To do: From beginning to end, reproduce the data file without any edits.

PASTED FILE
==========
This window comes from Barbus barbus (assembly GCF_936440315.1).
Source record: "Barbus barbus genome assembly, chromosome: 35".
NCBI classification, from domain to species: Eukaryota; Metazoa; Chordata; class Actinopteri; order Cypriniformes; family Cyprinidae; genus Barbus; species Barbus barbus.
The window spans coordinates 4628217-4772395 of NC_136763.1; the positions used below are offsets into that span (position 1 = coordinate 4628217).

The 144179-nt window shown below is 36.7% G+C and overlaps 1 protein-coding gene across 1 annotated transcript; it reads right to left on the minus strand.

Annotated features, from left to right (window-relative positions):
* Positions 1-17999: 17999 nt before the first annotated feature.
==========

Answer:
This window comes from Barbus barbus (assembly GCF_936440315.1).
Source record: "Barbus barbus genome assembly, chromosome: 35".
NCBI classification, from domain to species: Eukaryota; Metazoa; Chordata; class Actinopteri; order Cypriniformes; family Cyprinidae; genus Barbus; species Barbus barbus.
The window spans coordinates 4628217-4772395 of NC_136763.1; the positions used below are offsets into that span (position 1 = coordinate 4628217).

The 144179-nt window shown below is 36.7% G+C and overlaps 1 protein-coding gene across 1 annotated transcript; it reads right to left on the minus strand.

Annotated features, from left to right (window-relative positions):
* Positions 1-17999: 17999 nt before the first annotated feature.